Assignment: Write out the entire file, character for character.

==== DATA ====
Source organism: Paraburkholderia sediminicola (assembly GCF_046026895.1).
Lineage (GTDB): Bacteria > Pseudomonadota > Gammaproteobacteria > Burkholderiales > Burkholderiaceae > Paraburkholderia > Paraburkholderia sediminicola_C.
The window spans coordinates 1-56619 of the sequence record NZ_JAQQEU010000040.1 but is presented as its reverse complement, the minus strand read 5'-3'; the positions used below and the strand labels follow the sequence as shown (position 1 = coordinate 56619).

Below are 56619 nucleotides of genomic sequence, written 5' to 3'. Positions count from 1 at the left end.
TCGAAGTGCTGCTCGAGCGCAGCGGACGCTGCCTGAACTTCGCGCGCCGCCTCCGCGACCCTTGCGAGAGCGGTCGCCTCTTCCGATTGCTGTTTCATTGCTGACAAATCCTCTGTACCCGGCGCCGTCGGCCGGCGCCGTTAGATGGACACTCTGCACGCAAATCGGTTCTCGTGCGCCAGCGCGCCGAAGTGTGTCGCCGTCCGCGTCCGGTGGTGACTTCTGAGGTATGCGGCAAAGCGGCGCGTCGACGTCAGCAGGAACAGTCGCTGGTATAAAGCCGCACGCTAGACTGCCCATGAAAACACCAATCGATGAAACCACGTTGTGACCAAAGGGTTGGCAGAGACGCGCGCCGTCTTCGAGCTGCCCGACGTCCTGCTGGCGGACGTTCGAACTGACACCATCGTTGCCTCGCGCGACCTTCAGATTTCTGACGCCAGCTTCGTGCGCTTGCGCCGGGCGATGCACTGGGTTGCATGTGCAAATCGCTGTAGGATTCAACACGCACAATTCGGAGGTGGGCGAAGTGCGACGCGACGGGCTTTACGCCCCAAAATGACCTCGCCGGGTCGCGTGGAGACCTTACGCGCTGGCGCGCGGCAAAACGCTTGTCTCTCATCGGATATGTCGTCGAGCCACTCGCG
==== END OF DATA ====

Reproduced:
Source organism: Paraburkholderia sediminicola (assembly GCF_046026895.1).
Lineage (GTDB): Bacteria > Pseudomonadota > Gammaproteobacteria > Burkholderiales > Burkholderiaceae > Paraburkholderia > Paraburkholderia sediminicola_C.
The window spans coordinates 1-56619 of the sequence record NZ_JAQQEU010000040.1 but is presented as its reverse complement, the minus strand read 5'-3'; the positions used below and the strand labels follow the sequence as shown (position 1 = coordinate 56619).

Below are 56619 nucleotides of genomic sequence, written 5' to 3'. Positions count from 1 at the left end.
TCGAAGTGCTGCTCGAGCGCAGCGGACGCTGCCTGAACTTCGCGCGCCGCCTCCGCGACCCTTGCGAGAGCGGTCGCCTCTTCCGATTGCTGTTTCATTGCTGACAAATCCTCTGTACCCGGCGCCGTCGGCCGGCGCCGTTAGATGGACACTCTGCACGCAAATCGGTTCTCGTGCGCCAGCGCGCCGAAGTGTGTCGCCGTCCGCGTCCGGTGGTGACTTCTGAGGTATGCGGCAAAGCGGCGCGTCGACGTCAGCAGGAACAGTCGCTGGTATAAAGCCGCACGCTAGACTGCCCATGAAAACACCAATCGATGAAACCACGTTGTGACCAAAGGGTTGGCAGAGACGCGCGCCGTCTTCGAGCTGCCCGACGTCCTGCTGGCGGACGTTCGAACTGACACCATCGTTGCCTCGCGCGACCTTCAGATTTCTGACGCCAGCTTCGTGCGCTTGCGCCGGGCGATGCACTGGGTTGCATGTGCAAATCGCTGTAGGATTCAACACGCACAATTCGGAGGTGGGCGAAGTGCGACGCGACGGGCTTTACGCCCCAAAATGACCTCGCCGGGTCGCGTGGAGACCTTACGCGCTGGCGCGCGGCAAAACGCTTGTCTCTCATCGGATATGTCGTCGAGCCACTCGCG